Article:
There's the sand from a beach of a too-brief holiday romance in Greece; the MP3 player of a former boyfriend -- the female donor continued to listen to the music on it for a year after the break-up.
The contributions are not all negative or depressing. For every furious remnant, there's something funny, nostalgic or romantic
The objects are testament to the myriad ways that people react to and remember particular break-ups.
Consider the magnifying glass that was given to a guy in Manila by an ex as she was breaking up with him. In the note, he says he never understood what that meant (I could hazard one cruel guess).
I particularly liked the pair of orange underpants donated by another unidentified person. "For him too small -- but I didn't mind at all," reads the note attached.
Similarly, a pair of pink furry handcuffs is left to speak for itself. Other objects are more heartfelt. An under-knee prosthesis is a symbol of a failed romance between a war invalid and the nurse who tended to him in hospital.
One German woman donated her wedding dress. "I wore this dress at our wedding ceremony in August 1994," she explains. "We were both aged 20. Our goal was a happy home with many children, but Mother Nature didn't deliver, plus I wanted to wait until I was finished university.
"It was very important to him to be a young father. Slowly we grew apart, and we separated. I returned to Berlin, and eventually started a new family."
It's not just lovers who are commemorated in the museum. After all, your family has arguably the greatest power to break your heart whether you realise it -- and whether they mean to -- or not.
An Irish woman donated a spoon to the museum on behalf of herself and her late brother's wife.
Another person donated the last clothes peg from her mother's peg bag. "My mother was staying with us while waiting for her new house to become available. On the fourth night she had a massive heart attack, out of the blue, and died instantly. When everything was settled, I found her peg bag in the kitchen."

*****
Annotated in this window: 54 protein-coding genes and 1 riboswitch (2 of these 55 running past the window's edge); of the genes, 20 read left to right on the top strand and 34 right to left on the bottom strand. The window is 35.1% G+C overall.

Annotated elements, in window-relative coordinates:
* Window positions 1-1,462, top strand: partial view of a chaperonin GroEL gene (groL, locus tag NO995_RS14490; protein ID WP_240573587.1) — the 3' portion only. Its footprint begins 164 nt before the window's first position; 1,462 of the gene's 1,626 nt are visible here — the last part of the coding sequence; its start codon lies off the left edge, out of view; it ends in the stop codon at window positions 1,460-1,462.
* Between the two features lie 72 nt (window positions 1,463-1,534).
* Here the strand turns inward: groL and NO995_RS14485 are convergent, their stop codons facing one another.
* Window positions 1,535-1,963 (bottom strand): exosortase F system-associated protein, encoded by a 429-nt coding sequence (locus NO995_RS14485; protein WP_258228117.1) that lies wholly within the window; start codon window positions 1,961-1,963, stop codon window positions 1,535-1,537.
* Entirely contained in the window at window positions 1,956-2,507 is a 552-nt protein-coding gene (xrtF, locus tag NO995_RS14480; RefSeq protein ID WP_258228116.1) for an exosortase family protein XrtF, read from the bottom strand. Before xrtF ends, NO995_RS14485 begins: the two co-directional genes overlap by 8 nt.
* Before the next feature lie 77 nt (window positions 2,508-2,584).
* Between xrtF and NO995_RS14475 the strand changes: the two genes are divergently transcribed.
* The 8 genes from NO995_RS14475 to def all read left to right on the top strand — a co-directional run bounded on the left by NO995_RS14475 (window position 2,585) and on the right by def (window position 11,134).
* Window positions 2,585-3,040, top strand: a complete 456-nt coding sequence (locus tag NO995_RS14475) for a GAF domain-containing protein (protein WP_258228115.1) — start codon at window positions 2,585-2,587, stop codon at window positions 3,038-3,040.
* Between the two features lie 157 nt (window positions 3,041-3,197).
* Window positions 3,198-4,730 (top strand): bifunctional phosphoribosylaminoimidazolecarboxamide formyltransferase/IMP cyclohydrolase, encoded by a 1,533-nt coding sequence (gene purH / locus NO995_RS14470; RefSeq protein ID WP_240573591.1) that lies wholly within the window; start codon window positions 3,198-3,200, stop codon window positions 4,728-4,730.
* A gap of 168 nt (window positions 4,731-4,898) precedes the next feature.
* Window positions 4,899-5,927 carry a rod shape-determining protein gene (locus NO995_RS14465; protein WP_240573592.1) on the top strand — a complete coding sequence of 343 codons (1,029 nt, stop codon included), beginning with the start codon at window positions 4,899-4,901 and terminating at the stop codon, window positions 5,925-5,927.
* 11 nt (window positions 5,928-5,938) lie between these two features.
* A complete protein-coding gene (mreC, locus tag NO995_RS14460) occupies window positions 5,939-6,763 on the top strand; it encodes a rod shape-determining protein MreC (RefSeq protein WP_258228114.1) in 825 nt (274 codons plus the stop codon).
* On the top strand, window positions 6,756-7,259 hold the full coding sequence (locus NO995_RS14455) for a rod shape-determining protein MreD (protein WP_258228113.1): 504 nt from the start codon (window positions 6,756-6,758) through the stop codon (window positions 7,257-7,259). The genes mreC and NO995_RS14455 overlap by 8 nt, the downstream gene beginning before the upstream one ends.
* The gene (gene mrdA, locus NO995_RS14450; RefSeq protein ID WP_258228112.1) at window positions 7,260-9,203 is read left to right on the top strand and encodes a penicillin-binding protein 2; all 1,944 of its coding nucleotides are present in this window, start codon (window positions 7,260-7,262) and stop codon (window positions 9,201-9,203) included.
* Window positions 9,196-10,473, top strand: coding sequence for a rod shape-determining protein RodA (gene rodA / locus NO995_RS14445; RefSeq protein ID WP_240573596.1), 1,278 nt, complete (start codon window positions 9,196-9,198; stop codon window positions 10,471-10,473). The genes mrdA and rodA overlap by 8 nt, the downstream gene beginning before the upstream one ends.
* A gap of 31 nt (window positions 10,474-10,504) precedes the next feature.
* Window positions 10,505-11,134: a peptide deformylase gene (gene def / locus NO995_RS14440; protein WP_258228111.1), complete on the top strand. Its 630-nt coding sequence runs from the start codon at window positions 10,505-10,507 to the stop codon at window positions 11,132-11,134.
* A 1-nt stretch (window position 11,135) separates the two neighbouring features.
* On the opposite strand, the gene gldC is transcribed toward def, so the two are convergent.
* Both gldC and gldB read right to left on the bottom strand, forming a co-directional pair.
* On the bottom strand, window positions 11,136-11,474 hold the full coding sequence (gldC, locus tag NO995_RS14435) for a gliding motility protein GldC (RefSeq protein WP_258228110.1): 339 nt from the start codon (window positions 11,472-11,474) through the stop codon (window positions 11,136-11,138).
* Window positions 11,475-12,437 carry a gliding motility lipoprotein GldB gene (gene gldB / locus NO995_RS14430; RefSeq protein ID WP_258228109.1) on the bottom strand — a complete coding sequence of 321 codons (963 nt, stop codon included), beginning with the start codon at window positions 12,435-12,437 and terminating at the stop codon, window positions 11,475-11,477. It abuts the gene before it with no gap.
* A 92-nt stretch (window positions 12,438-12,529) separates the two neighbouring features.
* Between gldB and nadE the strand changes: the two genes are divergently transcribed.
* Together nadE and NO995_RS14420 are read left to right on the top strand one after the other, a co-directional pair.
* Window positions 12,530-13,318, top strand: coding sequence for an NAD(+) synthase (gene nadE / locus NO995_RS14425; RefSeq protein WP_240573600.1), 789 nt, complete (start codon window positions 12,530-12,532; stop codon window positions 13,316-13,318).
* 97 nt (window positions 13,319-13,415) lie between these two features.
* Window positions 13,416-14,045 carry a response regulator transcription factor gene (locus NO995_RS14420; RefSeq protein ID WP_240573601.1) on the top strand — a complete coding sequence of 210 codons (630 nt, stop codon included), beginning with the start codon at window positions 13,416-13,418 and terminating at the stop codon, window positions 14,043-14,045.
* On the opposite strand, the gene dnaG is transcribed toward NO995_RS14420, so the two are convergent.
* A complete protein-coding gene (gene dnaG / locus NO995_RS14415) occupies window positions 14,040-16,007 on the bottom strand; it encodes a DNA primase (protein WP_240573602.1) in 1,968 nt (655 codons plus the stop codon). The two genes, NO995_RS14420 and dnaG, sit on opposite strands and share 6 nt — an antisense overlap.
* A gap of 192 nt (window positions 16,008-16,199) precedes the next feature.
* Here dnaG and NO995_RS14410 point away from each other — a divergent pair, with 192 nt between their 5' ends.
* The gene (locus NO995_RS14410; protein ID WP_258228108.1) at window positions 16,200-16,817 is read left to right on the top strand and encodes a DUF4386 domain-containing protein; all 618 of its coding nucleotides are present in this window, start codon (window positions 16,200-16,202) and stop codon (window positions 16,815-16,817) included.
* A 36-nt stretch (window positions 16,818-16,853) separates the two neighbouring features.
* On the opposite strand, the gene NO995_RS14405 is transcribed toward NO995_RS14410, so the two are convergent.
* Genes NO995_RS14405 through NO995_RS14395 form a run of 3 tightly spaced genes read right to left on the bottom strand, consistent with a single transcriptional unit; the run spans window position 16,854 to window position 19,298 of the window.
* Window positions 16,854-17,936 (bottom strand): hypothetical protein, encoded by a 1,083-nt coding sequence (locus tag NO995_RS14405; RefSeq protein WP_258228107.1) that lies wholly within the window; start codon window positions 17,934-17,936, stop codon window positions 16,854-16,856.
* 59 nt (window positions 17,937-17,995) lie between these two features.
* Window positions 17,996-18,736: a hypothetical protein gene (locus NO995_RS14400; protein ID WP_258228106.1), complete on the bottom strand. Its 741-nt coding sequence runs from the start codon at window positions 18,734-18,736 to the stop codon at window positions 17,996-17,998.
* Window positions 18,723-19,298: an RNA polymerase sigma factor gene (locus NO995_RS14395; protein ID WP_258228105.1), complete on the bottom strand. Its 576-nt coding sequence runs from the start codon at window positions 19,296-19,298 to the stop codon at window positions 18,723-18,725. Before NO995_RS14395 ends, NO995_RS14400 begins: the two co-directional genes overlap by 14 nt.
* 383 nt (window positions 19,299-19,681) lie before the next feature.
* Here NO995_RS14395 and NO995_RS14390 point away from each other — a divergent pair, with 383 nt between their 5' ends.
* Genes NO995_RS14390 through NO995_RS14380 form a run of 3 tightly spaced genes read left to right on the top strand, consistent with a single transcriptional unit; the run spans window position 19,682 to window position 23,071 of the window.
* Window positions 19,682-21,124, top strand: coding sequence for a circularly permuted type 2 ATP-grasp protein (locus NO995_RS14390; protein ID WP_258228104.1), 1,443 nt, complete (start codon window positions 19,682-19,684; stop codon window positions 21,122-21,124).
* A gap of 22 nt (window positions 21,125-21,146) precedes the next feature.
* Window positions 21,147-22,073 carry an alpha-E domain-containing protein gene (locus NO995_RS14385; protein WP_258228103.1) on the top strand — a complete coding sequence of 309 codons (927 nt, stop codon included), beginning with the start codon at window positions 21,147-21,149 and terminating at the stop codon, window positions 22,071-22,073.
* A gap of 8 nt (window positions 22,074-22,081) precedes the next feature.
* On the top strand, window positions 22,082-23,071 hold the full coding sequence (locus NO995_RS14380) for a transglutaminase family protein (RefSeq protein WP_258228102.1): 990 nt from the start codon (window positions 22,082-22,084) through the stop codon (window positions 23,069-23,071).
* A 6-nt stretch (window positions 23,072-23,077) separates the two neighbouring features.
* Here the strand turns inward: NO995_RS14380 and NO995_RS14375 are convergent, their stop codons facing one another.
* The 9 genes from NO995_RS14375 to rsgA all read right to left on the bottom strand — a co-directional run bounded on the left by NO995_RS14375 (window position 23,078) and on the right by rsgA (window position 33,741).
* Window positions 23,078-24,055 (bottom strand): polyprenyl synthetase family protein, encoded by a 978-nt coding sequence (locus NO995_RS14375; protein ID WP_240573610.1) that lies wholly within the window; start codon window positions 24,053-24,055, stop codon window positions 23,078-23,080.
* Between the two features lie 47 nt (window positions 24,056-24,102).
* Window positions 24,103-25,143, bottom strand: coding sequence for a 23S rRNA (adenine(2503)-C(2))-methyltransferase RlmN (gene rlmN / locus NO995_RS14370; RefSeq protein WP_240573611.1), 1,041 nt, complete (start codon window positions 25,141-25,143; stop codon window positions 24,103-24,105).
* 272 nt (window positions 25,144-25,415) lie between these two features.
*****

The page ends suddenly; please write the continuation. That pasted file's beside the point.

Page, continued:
One of the most powerful exhibits in the permanent collection is a pair of figurines donated by one woman fleeing an abusive marriage.
"My heart was broken in England in the 1980s when I could no longer accept my husband's vicious temper," she explains. "The eldest child got most of the brunt of it, and I simply had to take responsibility for their safety.
"We left unknown to him, and travelled to Ireland by boat on a winter night. We came in only the clothes we were standing up in. A couple of years later, when we had settled into our new life, I purchased these two little figurines to remember these sweet little girls. Today they are in their 30s."
Somewhat inevitably, given the strong emotions evoked during break-ups, some of the items also stray into the downright bizarre.
What to make of a yellow plastic vial, which apparently contains the tears the male owner shed after a four-year relationship with a "wonderful but sneaky" woman broke down? "I was going to send them to her as a sign of my deep pain," he writes. "But I sent them to the museum instead."
Probably a good call, dude.
As you leave the exhibition, there's a white-board outside where people are invited to write their responses to what they've seen, or simply to pass on their own wisdom.
Some messages are pithy, such as "When one door closes ... another slams shut on your fingers", and, "No sausage was ever as battered as my heart was by you".
These nuggets even offered an unlikely ray of hope amid the heartbreak. "Lucy thought this would be a good first date," someone wrote. "She was right."
Nice to see that someone paid heed to another tip left on the message board: "Keep kissing the frogs ... just in case."